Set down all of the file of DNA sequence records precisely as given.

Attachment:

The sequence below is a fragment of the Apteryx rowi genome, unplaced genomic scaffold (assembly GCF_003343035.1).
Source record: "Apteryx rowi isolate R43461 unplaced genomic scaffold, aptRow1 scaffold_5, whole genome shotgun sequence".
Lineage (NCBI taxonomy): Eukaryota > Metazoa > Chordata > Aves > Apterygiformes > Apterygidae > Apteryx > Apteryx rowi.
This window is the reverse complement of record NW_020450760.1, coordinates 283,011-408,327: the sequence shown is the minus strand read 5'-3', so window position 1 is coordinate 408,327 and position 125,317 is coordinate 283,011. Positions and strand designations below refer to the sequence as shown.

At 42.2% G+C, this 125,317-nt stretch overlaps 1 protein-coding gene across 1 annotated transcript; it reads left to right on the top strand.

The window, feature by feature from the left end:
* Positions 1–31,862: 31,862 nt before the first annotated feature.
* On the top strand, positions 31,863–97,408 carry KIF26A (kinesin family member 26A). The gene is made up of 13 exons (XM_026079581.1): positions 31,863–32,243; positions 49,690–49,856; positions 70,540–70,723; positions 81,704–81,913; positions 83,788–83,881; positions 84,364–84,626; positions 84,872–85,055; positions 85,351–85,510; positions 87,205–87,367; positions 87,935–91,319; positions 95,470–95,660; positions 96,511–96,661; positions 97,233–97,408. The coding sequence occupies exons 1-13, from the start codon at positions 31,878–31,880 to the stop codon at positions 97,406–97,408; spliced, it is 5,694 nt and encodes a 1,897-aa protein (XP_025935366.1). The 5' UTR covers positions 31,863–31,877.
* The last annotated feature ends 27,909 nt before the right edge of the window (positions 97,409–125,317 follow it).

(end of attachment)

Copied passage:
The sequence below is a fragment of the Apteryx rowi genome, unplaced genomic scaffold (assembly GCF_003343035.1).
Source record: "Apteryx rowi isolate R43461 unplaced genomic scaffold, aptRow1 scaffold_5, whole genome shotgun sequence".
Lineage (NCBI taxonomy): Eukaryota > Metazoa > Chordata > Aves > Apterygiformes > Apterygidae > Apteryx > Apteryx rowi.
This window is the reverse complement of record NW_020450760.1, coordinates 283,011-408,327: the sequence shown is the minus strand read 5'-3', so window position 1 is coordinate 408,327 and position 125,317 is coordinate 283,011. Positions and strand designations below refer to the sequence as shown.

At 42.2% G+C, this 125,317-nt stretch overlaps 1 protein-coding gene across 1 annotated transcript; it reads left to right on the top strand.

The window, feature by feature from the left end:
* Positions 1–31,862: 31,862 nt before the first annotated feature.
* On the top strand, positions 31,863–97,408 carry KIF26A (kinesin family member 26A). The gene is made up of 13 exons (XM_026079581.1): positions 31,863–32,243; positions 49,690–49,856; positions 70,540–70,723; positions 81,704–81,913; positions 83,788–83,881; positions 84,364–84,626; positions 84,872–85,055; positions 85,351–85,510; positions 87,205–87,367; positions 87,935–91,319; positions 95,470–95,660; positions 96,511–96,661; positions 97,233–97,408. The coding sequence occupies exons 1-13, from the start codon at positions 31,878–31,880 to the stop codon at positions 97,406–97,408; spliced, it is 5,694 nt and encodes a 1,897-aa protein (XP_025935366.1). The 5' UTR covers positions 31,863–31,877.
* The last annotated feature ends 27,909 nt before the right edge of the window (positions 97,409–125,317 follow it).